A recent series of articles from Canada’s The Globe and Mail newspaper featured Isadore Sharp’s new book, Four Seasons: The Story of a Business Philosophy. One thing that struck me when reading this was an expression that too many leaders don’t internalize nor demonstrate as often as they should: “We are only what we do, not what we say we are.” Of course, there are many variations of this mantra: “Walk the walk, don’t just talk the talk” or “Actions speak louder than words.” But when reading this piece, it hit me. These are not just words on a page or ancient words of wisdom that don’t have any real place in our modern day worlds. We all must read expressions like this and, as leaders, live them to their fullest intentions. Merely giving lip service to employees, partners, superiors, etc. does not make for an authentic leader.
Too many leaders, along with their communications staff, spend too much time thinking about how to say whatever it is they need to say. And, for sure, I commend those with the gift of gab for whom communicating clearly and with well-chosen words comes easy. I’ve surely written about the tremendously valuable ability to communicate clearly on my blog over the past year and think it is, without a doubt, one of the most critical skills anyone in business [and it really isn’t nor should be limited at all to people working in the business world] can possess. However, as important as such communications are, the benefits from them can be completely eroded when the actions don’t support the words. How often have people in our lives, be it in professional or personal circumstances, said one thing and done another? What are we to believe when such things occur?
One way that Isadore Sharp has integrated both communications and actions is in the creation of the “Glitch Report.” Every department at the hotel creates a diary of the previous day’s mistakes and uses this to both inform teams of issues and to ensure that, wherever possible, those mistakes are not replicated. Isadore Sharp explains this approach in this interview with National Geographic’s Intelligent Travel blog:
By keeping close tabs on what’s happening at the hotel every day, the management team has the ability to work closely with staff to continually teach, reinforce and empower them to make great customer service decisions.
This is not to say that there are times when our actions can’t match our words. We can have the greatest intentions to follow up our words with the appropriate actions, only to realize subsequently that we cannot do as we have said. In such times, express the changing circumstances aloud and let others know that you are fully aware that your prior words cannot be supported by current actions. In this way, you can demonstrate the realization that your initial words and actions won’t match, but you can modify the words, provide explanation, if necessary, and get your words and actions re-aligned to one another. People may not like the change, but they cannot disregard the effort to openly communicate and to keep the synchronicity of words and actions required for a trusted relationship intact.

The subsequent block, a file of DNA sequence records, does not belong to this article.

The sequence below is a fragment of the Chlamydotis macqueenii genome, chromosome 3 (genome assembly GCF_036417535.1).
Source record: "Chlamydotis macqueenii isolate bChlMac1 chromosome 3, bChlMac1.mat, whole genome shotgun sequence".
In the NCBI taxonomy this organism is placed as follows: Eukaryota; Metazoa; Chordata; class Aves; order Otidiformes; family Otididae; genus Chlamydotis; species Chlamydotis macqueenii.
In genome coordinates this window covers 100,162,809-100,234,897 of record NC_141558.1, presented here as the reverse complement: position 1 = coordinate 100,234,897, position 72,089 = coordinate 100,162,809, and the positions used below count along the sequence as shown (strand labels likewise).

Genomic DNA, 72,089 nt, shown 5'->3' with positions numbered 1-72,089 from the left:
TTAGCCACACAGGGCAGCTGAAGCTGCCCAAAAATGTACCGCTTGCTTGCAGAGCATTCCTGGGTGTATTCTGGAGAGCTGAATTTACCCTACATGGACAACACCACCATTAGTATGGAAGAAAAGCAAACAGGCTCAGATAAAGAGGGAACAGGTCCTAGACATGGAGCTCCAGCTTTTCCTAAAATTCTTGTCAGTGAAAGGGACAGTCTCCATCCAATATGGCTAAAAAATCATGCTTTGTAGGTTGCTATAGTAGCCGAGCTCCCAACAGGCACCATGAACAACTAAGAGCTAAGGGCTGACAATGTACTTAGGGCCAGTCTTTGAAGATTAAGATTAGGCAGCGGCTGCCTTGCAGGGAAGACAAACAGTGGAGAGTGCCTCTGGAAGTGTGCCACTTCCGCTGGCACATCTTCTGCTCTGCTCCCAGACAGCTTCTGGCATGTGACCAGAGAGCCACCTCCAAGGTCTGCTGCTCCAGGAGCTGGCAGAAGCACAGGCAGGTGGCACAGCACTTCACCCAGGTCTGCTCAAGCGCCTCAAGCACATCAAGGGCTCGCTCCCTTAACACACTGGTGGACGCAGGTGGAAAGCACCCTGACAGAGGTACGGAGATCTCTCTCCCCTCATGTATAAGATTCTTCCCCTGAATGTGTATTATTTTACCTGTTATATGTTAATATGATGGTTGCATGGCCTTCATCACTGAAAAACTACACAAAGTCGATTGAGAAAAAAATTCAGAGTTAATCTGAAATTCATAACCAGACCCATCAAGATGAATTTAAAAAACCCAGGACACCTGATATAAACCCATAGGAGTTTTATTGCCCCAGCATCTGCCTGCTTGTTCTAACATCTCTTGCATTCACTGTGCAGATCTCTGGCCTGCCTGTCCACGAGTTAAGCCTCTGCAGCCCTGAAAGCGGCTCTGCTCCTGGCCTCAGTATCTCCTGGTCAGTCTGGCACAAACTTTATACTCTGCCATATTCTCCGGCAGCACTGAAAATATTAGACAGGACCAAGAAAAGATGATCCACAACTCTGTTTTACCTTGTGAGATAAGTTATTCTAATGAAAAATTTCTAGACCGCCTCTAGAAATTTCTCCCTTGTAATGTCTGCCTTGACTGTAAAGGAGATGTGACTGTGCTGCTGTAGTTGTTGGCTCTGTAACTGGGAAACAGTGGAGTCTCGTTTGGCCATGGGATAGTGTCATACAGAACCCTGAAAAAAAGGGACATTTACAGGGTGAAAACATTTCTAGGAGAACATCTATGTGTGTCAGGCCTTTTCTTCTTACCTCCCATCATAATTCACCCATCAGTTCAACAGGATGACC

This follows along my philosophy of telling it like it is. I know that this approach won’t please all of the people all of the time; but, it will allow all of the people to know where I stand all of the time. And given the choice of pleasing everyone all of the time [as if this could even happen] or being authentic and having all of the people know that what I say is so, I will always choose being regarded as authentic and honest to my words. And this recalls my belief about leaders in general in regard to the expression: “it is better to be respected and not liked than to be liked and not respected.”
Isadore Sharp understands that actions tell others who we are and what kind of person we are. He spent years evangelizing his laser focus on service and living up to the expression “We are only what we do, not what we say we are.” These words are easy to say but challenging to live up to. It required shifting mindsets, delegating responsibilities, giving up control when necessary, firing people who did not live up to the credo, despite them being competent in various other areas, and other such actions that demonstrated the seriousness with which his company was going to follow this path. Without a doubt, to those who have ever had the good fortune to stay at a Four Seasons hotel, the service ethic has been instilled throughout every level within the company. From the bellmen who greet arriving cars, to chamber maids, to wait staff and desk personnel. The Four Seasons chain of hotels demonstrates the possibilities of a corporate-wide focus on doing the right thing, not just saying the right words.
Today, the Four Seasons Hotel & Resorts “is considered among the finest luxury hotels worldwide, according to Travel + Leisure magazine and Zagat Survey, and operates 78 hotels in 32 countries including 22 AAA Five-Diamond properties.” Now if we can only get business leaders in all sorts of companies, industries and countries to follow the Four Seasons approach!
Nina Nets It Out:Words are just that…they’re words. If we say we are going to do one thing and we do another, of what value are the words we spoke? Clearly, we all want to be considered honest, authentic leaders. To achieve this, we must make certain to maintain synchronicity between what we say and what we do. If you must do something that differs from your words, at least offer an explanation and demonstrate your awareness of the discrepancy. The importance of this cannot be overstated for leaders who wish to be held in high regard and worthy of being considered a leader.